Garza gets another big call

Garza gets another big call

DETROIT -- Matt Garza has seen his fair share of important calls this season during his rapid ascension through the Twins' Minor League system.

But there is no question the two biggest calls for the right-handed pitcher have come at the hands of Minnesota general manager Terry Ryan.

One of those came early on Tuesday morning when Garza got a call to go to Ryan's room in Rochester, N.Y., to hear the news of his promotion to the big leagues. It was the biggest news of his life, learning he would join the Twins and make his Major League debut on Friday against the Blue Jays at the Metrodome.

But while it was a life-defining moment, even Garza admits it may not have been the most important call from Ryan this year. Instead, that distinction may be placed on a call that came back early in the spring when the 22-year-old had already arrived in Fort Myers, Fla., a tad early to get some training in before Minor League camp began.

With the Twins limited in pitchers due to the number of players participating in the World Baseball Classic, Ryan called Garza to see if he was in town and could head over to the other side of the parking lot to take part in Major League camp.

"It was huge, man," Garza said of the opportunity. "Just to be around all these guys and just feel the atmosphere, I just wanted to come back. It made me work that much harder to get here."

It was during his time in camp that Garza really caught the attention of the Twins coaching staff with his poise and his ability to dominate while on the mound.

"We liked him right away and thought he had great stuff," Twins manager Ron Gardenhire said. "We thought that he would be a guy that would push along pretty good because of the way he handles himself. He locates the ball and has a great arm."

Garza certainly has wowed everyone who has seen him during his three stops through the system, going 14-4 with a 1.99 ERA and 154 strikeouts in 23 overall starts. Starting in Class A Fort Myers at the beginning of the season, even Garza had no idea this type of whirlwind would await him in his first full professional season.

"My goal was to get to Double-A at the end of the year," Garza said. "Just work my [rear end] off to get to Double-A and maybe see some time in Triple-A in August. I didn't think I'd be here in August."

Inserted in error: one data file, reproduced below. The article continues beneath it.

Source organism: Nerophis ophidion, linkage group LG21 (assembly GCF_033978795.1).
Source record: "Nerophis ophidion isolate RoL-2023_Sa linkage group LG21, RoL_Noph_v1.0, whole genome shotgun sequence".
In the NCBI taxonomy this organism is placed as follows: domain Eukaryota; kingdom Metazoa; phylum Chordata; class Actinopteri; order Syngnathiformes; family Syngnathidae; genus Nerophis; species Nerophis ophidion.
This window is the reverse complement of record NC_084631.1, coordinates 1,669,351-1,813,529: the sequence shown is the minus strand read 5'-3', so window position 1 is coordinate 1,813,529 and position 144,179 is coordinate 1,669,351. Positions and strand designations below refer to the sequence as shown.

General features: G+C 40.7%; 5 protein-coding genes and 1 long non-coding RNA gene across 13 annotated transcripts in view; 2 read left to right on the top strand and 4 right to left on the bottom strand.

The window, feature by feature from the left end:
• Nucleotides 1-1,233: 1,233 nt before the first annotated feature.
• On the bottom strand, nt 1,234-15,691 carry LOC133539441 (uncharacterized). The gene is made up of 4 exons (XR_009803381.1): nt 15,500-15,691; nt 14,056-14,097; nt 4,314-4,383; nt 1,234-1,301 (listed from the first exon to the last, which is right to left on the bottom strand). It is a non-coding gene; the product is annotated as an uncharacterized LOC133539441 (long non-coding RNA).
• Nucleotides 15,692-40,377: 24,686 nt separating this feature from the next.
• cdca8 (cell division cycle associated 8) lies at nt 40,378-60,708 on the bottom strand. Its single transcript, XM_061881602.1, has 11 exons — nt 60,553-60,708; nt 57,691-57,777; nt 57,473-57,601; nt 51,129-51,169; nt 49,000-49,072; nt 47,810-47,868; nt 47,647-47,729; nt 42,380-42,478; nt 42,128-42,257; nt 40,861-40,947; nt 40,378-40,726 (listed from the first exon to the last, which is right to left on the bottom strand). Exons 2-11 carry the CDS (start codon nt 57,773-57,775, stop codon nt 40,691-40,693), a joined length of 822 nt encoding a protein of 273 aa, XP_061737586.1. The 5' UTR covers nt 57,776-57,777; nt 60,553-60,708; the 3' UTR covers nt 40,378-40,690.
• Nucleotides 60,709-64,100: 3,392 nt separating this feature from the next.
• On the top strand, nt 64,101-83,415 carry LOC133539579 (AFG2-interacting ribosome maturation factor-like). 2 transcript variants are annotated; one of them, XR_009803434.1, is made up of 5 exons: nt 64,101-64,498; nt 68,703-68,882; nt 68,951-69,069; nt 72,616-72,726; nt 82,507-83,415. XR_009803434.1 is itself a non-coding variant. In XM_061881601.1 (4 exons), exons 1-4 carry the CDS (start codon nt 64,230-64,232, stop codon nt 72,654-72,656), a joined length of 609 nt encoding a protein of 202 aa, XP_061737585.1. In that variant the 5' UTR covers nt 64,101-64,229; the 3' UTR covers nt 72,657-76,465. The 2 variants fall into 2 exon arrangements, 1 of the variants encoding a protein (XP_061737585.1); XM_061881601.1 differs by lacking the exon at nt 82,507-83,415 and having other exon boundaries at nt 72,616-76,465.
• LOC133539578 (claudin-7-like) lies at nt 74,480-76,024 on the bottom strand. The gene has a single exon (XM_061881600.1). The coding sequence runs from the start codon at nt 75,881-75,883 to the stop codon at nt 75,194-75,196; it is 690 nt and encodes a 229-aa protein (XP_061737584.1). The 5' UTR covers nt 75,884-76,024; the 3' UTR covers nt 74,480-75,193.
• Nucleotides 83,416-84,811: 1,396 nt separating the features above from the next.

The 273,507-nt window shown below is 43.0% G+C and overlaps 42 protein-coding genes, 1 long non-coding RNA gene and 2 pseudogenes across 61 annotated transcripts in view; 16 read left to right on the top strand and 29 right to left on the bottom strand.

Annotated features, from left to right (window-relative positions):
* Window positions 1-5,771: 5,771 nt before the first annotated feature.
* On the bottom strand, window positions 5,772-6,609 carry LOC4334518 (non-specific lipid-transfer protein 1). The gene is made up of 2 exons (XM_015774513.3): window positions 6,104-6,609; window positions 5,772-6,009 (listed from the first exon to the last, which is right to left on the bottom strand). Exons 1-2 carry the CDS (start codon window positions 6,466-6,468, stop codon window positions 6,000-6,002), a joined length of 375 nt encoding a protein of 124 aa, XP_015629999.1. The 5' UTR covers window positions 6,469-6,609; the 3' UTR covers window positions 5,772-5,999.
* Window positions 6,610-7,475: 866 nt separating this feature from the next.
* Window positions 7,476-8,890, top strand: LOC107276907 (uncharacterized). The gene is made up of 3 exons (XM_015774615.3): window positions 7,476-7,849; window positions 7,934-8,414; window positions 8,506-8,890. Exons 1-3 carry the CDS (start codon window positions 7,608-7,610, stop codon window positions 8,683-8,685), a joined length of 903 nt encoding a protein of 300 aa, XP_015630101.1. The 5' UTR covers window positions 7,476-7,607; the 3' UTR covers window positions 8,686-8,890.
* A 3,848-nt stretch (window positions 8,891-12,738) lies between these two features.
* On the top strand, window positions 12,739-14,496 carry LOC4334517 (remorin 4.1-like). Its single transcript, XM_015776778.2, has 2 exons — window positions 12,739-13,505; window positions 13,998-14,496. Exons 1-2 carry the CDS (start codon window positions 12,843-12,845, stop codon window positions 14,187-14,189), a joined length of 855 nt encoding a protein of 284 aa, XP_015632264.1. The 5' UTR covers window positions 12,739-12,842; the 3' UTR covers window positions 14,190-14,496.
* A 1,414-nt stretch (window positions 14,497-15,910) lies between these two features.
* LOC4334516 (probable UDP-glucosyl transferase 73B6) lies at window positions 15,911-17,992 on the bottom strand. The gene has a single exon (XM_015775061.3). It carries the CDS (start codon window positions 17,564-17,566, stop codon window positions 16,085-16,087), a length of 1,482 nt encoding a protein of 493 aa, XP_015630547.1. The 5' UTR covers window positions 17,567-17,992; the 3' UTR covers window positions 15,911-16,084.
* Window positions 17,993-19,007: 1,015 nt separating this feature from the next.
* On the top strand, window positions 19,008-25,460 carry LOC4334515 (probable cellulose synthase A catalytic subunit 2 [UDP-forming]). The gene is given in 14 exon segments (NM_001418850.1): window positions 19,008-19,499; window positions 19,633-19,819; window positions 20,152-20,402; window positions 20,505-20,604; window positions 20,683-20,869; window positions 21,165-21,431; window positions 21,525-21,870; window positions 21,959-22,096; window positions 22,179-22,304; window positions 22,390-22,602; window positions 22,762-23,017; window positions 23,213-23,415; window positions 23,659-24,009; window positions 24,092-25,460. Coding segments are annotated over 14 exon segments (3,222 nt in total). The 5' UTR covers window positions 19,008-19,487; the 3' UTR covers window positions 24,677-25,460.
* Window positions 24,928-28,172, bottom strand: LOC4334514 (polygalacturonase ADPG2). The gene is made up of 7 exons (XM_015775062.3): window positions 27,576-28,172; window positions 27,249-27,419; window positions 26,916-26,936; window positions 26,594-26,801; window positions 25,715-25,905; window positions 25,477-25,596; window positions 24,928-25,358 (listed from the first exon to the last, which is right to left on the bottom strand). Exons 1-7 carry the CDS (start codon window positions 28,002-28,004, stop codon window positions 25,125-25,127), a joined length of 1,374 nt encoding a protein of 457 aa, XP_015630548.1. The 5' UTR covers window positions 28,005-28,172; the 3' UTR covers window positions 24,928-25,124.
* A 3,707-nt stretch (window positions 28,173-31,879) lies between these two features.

While Garza's success had caught the attention of the Twins as they watched his progress through the farm system, the key to his call up seemed to be his ability to mix pitches and show he was, indeed, Major League ready.

That appeared to come in his last start -- against the Charlotte Knights, deemed to be the best team in the International League -- on Aug. 4, when he held the opponent scoreless while allowing just four hits over seven innings and striking out 11. This was a much different outing against the same club that he dominated with mostly just a fastball in a complete-game shutout a few weeks ago.

"I threw about 60 percent fastballs and the rest offspeed stuff, because they were sitting on dead red again," Garza said of his latest start. "You have to keep in mind to mix in a couple breaking balls and a [changeup] here and there."

With the upheaval the Twins have seen in the fifth spot so far this season, the club is hoping Garza can once and for all establish a solid presence at the anchor position in the rotation.

It's the same hope that Garza has for himself. Though the barrage of calls has been a good thing for the 22-year-old for most of the season, he's hoping now that he won't have to take anymore anytime soon.

"It was real exciting -- one of the best things that's ever happened to me," Garza said of his big league call up. "I just don't want to hear [a call] again. I want to just stay and not go anywhere."

Kelly Thesier is a reporter for This story was not subject to the approval of Major League Baseball or its clubs.